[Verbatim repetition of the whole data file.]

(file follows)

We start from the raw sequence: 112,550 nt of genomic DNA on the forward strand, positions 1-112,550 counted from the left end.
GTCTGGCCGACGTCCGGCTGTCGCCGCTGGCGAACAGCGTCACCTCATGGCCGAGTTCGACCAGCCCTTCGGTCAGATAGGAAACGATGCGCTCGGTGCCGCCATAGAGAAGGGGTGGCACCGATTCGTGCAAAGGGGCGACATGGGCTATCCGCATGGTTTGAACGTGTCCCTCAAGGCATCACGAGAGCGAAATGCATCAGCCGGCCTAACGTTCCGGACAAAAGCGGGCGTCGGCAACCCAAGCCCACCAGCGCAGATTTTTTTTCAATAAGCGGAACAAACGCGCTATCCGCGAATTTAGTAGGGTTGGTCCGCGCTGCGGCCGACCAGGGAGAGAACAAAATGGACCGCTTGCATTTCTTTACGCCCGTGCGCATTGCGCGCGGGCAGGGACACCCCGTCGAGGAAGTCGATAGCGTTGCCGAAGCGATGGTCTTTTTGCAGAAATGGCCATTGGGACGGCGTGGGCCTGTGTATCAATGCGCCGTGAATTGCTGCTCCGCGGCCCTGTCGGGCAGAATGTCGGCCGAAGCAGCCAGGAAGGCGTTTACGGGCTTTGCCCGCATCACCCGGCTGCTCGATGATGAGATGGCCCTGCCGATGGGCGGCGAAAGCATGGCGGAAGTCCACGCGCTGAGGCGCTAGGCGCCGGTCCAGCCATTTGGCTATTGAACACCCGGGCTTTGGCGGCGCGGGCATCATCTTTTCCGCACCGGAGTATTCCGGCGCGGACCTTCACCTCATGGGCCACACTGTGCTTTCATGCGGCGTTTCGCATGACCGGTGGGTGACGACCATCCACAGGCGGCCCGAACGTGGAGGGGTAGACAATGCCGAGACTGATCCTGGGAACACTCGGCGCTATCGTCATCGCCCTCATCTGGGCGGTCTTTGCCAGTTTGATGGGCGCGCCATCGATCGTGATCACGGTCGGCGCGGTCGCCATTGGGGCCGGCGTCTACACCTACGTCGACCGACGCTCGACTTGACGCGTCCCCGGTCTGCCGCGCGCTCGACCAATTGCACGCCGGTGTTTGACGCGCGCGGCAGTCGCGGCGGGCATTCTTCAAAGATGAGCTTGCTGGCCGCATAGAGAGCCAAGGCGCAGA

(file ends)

We start from the raw sequence: 112,550 nt of genomic DNA on the forward strand, positions 1-112,550 counted from the left end.
GTCTGGCCGACGTCCGGCTGTCGCCGCTGGCGAACAGCGTCACCTCATGGCCGAGTTCGACCAGCCCTTCGGTCAGATAGGAAACGATGCGCTCGGTGCCGCCATAGAGAAGGGGTGGCACCGATTCGTGCAAAGGGGCGACATGGGCTATCCGCATGGTTTGAACGTGTCCCTCAAGGCATCACGAGAGCGAAATGCATCAGCCGGCCTAACGTTCCGGACAAAAGCGGGCGTCGGCAACCCAAGCCCACCAGCGCAGATTTTTTTTCAATAAGCGGAACAAACGCGCTATCCGCGAATTTAGTAGGGTTGGTCCGCGCTGCGGCCGACCAGGGAGAGAACAAAATGGACCGCTTGCATTTCTTTACGCCCGTGCGCATTGCGCGCGGGCAGGGACACCCCGTCGAGGAAGTCGATAGCGTTGCCGAAGCGATGGTCTTTTTGCAGAAATGGCCATTGGGACGGCGTGGGCCTGTGTATCAATGCGCCGTGAATTGCTGCTCCGCGGCCCTGTCGGGCAGAATGTCGGCCGAAGCAGCCAGGAAGGCGTTTACGGGCTTTGCCCGCATCACCCGGCTGCTCGATGATGAGATGGCCCTGCCGATGGGCGGCGAAAGCATGGCGGAAGTCCACGCGCTGAGGCGCTAGGCGCCGGTCCAGCCATTTGGCTATTGAACACCCGGGCTTTGGCGGCGCGGGCATCATCTTTTCCGCACCGGAGTATTCCGGCGCGGACCTTCACCTCATGGGCCACACTGTGCTTTCATGCGGCGTTTCGCATGACCGGTGGGTGACGACCATCCACAGGCGGCCCGAACGTGGAGGGGTAGACAATGCCGAGACTGATCCTGGGAACACTCGGCGCTATCGTCATCGCCCTCATCTGGGCGGTCTTTGCCAGTTTGATGGGCGCGCCATCGATCGTGATCACGGTCGGCGCGGTCGCCATTGGGGCCGGCGTCTACACCTACGTCGACCGACGCTCGACTTGACGCGTCCCCGGTCTGCCGCGCGCTCGACCAATTGCACGCCGGTGTTTGACGCGCGCGGCAGTCGCGGCGGGCATTCTTCAAAGATGAGCTTGCTGGCCGCATAGAGAGCCAAGGCGCAGA